Adaptive Content 101

By Kat Liendgens — Tuesday, September 22nd, 2015 at 9:00am

adaptive content

A few years ago, the hottest buzzword in the world of web design and marketing was responsive design. As mobile web traffic became the norm, the need to optimize websites for mobile devices became a mandate. Quickly, you weren’t able to escape the phrase “mobile first”. But this was just the first step towards a better digital experience - it is no longer just about responsive design. If you truly want to stay on top of emerging trends, it’s time to familiarize yourself with the concept of adaptive content.

Adaptive content defined

Here’s a good definition of what adaptive content is: “Adaptive content is a content strategy technique designed to support meaningful, personalized interactions across all channels. It is content that is conceived, planned and developed around the customers: their context, their mood, their goals. This definition isn’t device - or even technology - specific.”

In a nutshell, adaptive content means delivering targeted content to segments of your audience on different platforms at various points in time during their journey. Adaptive content, therefore, needs to involve the practice of two key concepts: COPE (Create Once, Publish Everywhere) and personalization.

COPE

Let’s take a look at COPE first. The idea, of course, is to output a single piece of content in many different formats and deliver it to a multitude of platforms including mobile devices, wearable technologies, appliances, readers/speakers, digital signage, and future platforms. It’s important to realize that you won’t be pushing your content to web pages only. New platforms continue to emerge, which is why COPE is the only sustainable way of managing content.

What do you need in order to implement COPE? For starters, you need a CMS that allows you to not only easily share content across multiple pages and multiple sites, but also push content to other platforms, databases, applications, and enterprise systems - and consume content that is managed in those other systems. But that’s just the technical requirement for COPE. You also need to look at content management in a new way.

For instance, instead of managing content in one big WYSIWYG editor, you need to allow contributors to enter content into more structured data fields. Karen McGrane describes this concept as “smart chunks versus dumb blobs”. If you have all of your content in a monolithic WYSIWYG editor, it is impossible to take pertinent sections and distribute them to specific platforms. But we can even take it a step further. I’m not ready to declare the death of WYSIWYG editors just yet, but it’s time to slowly start weaning your users off of it and reduce the dependence on styling in order to convey meaning. Empower your content contributors to focus on, well, the actual content without obsessing about styling. After all, considering the multitude of platforms and, even more importantly, future platforms, it will be impossible to preview and stylize content for each output.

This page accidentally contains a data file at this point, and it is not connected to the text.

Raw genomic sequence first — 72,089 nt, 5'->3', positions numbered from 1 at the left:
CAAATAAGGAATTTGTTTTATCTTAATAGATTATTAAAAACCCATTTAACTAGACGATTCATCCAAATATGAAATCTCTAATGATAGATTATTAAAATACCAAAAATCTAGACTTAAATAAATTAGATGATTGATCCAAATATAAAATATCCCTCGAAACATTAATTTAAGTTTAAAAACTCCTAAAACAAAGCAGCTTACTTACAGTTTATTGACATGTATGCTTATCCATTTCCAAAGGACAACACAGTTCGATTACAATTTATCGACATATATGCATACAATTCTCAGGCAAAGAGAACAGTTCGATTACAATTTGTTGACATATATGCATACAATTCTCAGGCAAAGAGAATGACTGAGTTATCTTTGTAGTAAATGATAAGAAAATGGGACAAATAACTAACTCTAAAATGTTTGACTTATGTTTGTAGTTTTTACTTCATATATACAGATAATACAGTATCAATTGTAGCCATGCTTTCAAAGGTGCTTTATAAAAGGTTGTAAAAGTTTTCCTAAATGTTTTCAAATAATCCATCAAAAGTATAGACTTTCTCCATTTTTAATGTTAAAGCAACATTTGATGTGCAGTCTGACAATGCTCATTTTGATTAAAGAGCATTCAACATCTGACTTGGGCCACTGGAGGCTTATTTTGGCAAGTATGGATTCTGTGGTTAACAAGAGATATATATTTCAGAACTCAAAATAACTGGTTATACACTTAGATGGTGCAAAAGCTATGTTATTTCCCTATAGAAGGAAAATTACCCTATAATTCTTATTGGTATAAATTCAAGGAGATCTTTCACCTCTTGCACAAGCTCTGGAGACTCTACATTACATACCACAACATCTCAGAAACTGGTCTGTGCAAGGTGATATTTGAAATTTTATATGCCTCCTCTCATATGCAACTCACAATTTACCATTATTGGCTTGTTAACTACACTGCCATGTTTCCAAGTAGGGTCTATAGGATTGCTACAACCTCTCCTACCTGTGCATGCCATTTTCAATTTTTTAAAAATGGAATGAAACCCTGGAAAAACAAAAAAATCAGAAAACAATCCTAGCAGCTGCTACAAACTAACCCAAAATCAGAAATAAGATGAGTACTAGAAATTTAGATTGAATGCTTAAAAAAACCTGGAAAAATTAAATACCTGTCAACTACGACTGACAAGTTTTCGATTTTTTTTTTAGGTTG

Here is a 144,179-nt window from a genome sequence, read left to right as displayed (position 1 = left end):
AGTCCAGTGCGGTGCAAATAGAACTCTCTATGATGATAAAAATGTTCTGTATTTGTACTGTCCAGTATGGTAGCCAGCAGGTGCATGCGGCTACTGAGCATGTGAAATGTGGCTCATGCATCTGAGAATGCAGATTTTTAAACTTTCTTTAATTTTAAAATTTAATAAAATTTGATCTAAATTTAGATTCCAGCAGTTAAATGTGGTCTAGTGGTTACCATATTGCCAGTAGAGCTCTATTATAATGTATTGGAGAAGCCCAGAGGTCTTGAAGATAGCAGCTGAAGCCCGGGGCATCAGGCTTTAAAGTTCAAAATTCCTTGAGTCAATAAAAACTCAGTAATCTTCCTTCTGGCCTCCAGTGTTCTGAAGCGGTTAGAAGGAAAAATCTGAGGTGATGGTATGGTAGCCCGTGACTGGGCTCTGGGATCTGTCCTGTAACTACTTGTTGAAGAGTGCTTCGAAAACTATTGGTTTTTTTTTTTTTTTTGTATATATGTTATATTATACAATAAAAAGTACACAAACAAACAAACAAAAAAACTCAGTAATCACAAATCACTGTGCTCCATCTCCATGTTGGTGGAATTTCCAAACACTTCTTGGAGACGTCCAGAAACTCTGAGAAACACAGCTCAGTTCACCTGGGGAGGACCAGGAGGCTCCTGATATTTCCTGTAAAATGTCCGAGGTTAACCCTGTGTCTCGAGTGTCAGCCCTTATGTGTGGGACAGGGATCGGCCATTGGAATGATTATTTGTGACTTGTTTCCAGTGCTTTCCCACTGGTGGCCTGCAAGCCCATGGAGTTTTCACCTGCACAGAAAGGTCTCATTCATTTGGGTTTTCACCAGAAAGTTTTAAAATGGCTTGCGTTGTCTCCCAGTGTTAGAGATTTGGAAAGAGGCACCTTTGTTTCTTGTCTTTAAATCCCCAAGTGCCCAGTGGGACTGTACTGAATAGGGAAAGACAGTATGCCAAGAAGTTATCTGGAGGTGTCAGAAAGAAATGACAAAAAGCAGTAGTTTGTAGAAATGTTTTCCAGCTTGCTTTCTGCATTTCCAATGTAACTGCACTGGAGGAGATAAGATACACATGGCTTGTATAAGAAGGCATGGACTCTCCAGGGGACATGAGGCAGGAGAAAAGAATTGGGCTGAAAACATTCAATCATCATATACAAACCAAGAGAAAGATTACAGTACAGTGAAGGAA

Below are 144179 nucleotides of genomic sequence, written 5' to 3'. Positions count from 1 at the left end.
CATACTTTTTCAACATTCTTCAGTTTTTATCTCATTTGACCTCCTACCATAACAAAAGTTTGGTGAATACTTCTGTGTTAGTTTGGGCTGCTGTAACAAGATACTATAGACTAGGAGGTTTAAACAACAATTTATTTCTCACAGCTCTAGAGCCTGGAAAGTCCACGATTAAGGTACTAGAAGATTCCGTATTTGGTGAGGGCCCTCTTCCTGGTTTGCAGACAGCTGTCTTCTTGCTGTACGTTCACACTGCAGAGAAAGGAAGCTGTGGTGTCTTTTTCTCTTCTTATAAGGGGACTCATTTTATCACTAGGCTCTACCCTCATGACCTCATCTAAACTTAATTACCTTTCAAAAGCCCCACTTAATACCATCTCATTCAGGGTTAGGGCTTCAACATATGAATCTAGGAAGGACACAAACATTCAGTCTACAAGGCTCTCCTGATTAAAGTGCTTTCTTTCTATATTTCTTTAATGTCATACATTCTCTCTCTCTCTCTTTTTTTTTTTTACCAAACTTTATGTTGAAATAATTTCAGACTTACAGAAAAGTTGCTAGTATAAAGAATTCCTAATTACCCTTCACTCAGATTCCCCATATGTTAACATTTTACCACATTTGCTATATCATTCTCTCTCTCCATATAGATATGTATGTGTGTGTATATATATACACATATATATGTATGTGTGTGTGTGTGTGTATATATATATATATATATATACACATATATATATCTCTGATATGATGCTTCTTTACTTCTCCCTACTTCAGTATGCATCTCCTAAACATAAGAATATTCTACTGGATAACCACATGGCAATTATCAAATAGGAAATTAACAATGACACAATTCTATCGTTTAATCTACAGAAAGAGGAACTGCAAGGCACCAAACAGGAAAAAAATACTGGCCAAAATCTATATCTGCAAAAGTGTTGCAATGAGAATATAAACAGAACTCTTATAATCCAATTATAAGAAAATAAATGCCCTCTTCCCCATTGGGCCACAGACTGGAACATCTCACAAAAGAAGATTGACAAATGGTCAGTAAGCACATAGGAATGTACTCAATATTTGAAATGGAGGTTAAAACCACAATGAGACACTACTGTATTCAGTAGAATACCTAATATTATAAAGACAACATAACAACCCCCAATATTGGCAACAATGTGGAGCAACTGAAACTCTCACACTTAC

Personalization

The other key component to adaptive content is personalization. Typically, the first thing that comes to mind is e-commerce sites that greet you by name and show items you might be interested in based on previous purchases. But there are additional ways in which you can deliver targeted content. For example, you may have an event sign-up sheet that asks whether the visitor is a prospective student, current student, or parent. Using that data, you can customize their experience by presenting content relevant to their persona.

In addition to personalizing content based on persona, you should think about when you want prospects see a specific piece of content. Remember, they are over halfway through their decision-making process before they even interact with your reps, so it’s crucial to map keywords to buying stages. Prospects should easily find the content they are looking for when they are looking for it.

What do you need in order to implement personalization? Once again, there’s both a technical component and a people component to the process. First, you need a product that can deliver customized content to different segments of your audience. But, a product alone won’t get you anywhere. It’s critical that your content contributors maintain a deep understanding of your target personas and how to write for them. They need to map decision-making journeys to the different stages in the sales and marketing funnel.

Adaptive content is here to stay

It’s an exciting time for CMS providers and content marketer alike. The way in which content is created and distributed is becoming increasingly sophisticated, leading to more meaningful and impactful interactions with prospects. As a result, marketers can expect greater conversion rates and improved customer service - one piece of content and one interaction at a time.

What about you? What are your thoughts on adaptive content? We’d love to hear from you, so please comment below.

 

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